One thing I found missing in my very brief perusal of this thread was any discussion of the thermal impacts of sustained higher-than-Mach-3.2 flight. The A-12/SR-71 family of aircraft was fuel cooled. The pilots and systems were protected from aerodynamic heat by air conditioning system that moved the heat to the fuel which was subsequently burned, taking the heat away with it. Any consideration of sustained high speed operation was a trade-off between performance and fuel volume available to absorb enough heat to protect the pilots and systems.

The third is a NASA report that contains some technical tidbits.

http://www.dfrc.nasa.gov/DTRS/1997/PDF/H-2179.pdf


Quote:
As part of my research I have discovered that the nacelles and engines on a A-12 are NOT the same as a SR-71, contrary to common belief ( the engines are definitely of the same family, but the engine at Seattle does not have movable segments on the stators). The Seattle Museum of Flight has the remaining M-21, and I went up there and looked it over real close, and found quite a few differences.


It is my understanding that every single airplane was hand-built and therefore unique. Also, the A-12 was in service at a time when the powerplant systems (including the configuration of the ducts) were still evolving. For example, the A-12 used analog inlet control systems, which were not nearly as good as the later digital ones, leading to numerous inlet unstarts and myrid stories of former A-12 pilots. Unstarts also happened in the SR-71, but from what I have been able to glean, were not nearly as common as in the A-12.

You are correct that achieving an understand of this complex aircraft and its incredible degree of integration will be a long project. I have been at it for more than 15 years and still learn new things all the time. Hope this helps in some small way. I would be glad to continue this discussion if you have specific questions.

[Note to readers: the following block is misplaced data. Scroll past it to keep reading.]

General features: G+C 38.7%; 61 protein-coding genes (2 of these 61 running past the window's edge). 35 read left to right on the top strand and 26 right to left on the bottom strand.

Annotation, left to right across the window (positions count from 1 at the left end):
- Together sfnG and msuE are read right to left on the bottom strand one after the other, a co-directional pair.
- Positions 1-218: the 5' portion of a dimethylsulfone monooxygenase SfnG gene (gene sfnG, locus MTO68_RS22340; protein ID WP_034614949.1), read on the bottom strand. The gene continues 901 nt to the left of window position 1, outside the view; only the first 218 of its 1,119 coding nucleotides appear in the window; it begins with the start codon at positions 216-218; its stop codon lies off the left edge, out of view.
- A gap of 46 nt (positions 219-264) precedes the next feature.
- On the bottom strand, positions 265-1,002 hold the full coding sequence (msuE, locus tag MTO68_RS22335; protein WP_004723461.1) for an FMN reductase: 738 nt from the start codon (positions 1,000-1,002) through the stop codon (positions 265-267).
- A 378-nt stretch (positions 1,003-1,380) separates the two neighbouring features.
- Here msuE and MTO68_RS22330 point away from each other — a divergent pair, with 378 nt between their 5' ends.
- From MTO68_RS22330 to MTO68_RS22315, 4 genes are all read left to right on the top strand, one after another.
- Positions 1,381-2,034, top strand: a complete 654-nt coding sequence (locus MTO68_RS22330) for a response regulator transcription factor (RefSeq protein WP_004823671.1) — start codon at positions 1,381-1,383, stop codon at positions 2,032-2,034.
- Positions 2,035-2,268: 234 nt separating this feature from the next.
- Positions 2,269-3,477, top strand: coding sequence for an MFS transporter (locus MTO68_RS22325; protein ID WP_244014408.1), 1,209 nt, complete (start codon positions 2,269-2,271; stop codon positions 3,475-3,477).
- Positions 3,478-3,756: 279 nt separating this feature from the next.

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gravery



Joined: 15 Oct 2004
Posts: 11
Location: Le Chesnay, France

PostPosted: Wed Nov 24, 2004 13:35    Post subject: Reply with quote

I don't know whether you will find the right info on the following but there is some useful informations though.

http://aerostories.free.fr/technique/J58/J58_01/page8.html
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jrussell



Joined: 26 May 2004
Posts: 56
Location: Portland, Oregon

PostPosted: Wed Nov 24, 2004 22:19    Post subject: Reply with quote

Thank You very much guys! I have been trying ( very slowly) trying to translate the aerostories page. The english page is good, but it seems the french page is the one I need to understand. The funny thing about this one is that it seems that having the hardware to look at actually makes it more difficult to understand. I guess the complexity is more evident. As far as I have been able to ascertain, ( in a brief conversation with one SR-71 pilot) top speed was determined by the limiting parameter of C.I.T of 427 degrees centigrade, although it is notable that in the pilots manual all the charts seem to end at mach 3.3. However, if conditions were right, and you had a SAM chasing you, you might be tempted to find out just how far beyond the chart the hardware would go!